"But its not like they put it on a plate and have you eat it. You dont ever see or smell a thing.
"People will have a blood transplant or a kidney transplant whats the difference with this?"
Here is the procedure:
They insert a tube down to the gut (you don't even get to see anything). It's no worse than other treatments. Please don't make this into a joke thread. On a case basis it has worked for CFS, RA and MS. That is really great. The fact that it works in these conditions which I have for long suspected have a common nominator (such as clostridum bacteria or other microbes in the gut) makes the case reports more valid to me.
Excerpt from the NewScientist artice:
Over the past decade, Borody has noticed that some of his patients also see improvements in symptoms of their other diseases, including Parkinson's, multiple sclerosis (MS), chronic fatigue syndrome (CFS) and rheumatoid arthritis. "Some CFS patients, given a faecal transplant, will regain their energy quite dramatically, and their foggy brains will get better," says Borody. (my bold)
If I lived in the UK, I would defiantly try this. The scientists who published the study showing it could cure 11 out of 15 people with c. difficile are from the UK.
If we were suffering from headaches or influenza I might laugh at people trying to change the content of their intestines. But when it's a disease which has totally destroyed everything for me, it's a totally different story. Please let's make this thread about the treatment, it's effects, and why it might/might not work.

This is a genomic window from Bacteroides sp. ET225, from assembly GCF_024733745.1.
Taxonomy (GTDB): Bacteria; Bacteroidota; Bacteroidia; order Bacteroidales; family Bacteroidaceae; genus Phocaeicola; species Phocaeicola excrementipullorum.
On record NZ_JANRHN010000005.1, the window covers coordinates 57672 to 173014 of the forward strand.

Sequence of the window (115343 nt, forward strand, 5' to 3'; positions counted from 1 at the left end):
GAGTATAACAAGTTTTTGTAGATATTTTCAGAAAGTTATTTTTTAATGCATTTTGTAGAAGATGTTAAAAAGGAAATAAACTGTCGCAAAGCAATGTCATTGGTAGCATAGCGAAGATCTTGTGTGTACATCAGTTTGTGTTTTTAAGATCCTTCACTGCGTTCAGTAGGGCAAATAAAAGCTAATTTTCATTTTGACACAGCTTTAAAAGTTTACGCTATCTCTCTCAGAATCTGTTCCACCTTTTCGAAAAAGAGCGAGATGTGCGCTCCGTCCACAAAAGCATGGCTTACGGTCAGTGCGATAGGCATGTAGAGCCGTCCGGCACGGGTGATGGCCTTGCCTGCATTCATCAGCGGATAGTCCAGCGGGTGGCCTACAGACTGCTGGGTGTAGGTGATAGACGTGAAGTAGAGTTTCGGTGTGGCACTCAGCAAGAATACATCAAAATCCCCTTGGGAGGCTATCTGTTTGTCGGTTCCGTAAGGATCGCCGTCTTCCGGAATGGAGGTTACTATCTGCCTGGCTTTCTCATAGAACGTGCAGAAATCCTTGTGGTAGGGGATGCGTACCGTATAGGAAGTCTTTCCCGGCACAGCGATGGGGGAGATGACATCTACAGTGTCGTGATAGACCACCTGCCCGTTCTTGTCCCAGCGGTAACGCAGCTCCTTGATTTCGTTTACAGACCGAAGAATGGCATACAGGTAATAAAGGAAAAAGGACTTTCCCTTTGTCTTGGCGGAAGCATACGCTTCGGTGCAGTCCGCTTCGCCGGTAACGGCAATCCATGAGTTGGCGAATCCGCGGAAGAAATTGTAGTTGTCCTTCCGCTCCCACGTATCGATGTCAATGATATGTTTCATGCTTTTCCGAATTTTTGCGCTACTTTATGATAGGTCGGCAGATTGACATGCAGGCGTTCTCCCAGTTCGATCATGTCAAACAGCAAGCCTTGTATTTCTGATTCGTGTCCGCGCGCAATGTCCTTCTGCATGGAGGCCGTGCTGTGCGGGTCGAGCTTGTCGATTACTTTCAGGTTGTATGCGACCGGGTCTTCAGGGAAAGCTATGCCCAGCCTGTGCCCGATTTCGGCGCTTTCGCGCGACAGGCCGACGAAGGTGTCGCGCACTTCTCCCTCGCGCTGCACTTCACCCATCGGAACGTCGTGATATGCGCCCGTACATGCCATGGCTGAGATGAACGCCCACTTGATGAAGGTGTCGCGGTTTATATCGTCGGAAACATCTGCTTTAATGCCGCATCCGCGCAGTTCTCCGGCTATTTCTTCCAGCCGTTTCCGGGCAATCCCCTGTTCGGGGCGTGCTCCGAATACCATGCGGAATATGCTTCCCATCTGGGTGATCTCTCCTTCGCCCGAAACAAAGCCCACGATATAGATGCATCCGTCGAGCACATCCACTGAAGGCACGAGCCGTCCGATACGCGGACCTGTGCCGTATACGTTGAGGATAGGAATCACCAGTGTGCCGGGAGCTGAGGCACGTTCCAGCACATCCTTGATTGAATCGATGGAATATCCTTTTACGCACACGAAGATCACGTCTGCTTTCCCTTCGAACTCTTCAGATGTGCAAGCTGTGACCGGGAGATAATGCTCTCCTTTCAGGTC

More than 90 per cent of C. difficile patients are cured by fecal transplants, studies suggest
And: Fecal transplants have become the first-line treatment for chronic recurrent C. difficile in Scandinavia. As well, more and more doctors are using it in the United States.
Calgary physician Dr. Tom Louie, head of infection control at Foothills Hospital, is one of the few physicians in Canada who treats patients with chronic C. difficile with fecal transplants, or fecal therapy. He has done 38 procedures to date.
Much enjoying the humour here but with such a list - Parkinsons,MS,Rheum Arth, Diabetes,CFS,Autoimmunities - it's pretty obvious the correct functioning of the gut is far more important/fundamental with wider disease processes than was previously realised. Major organ.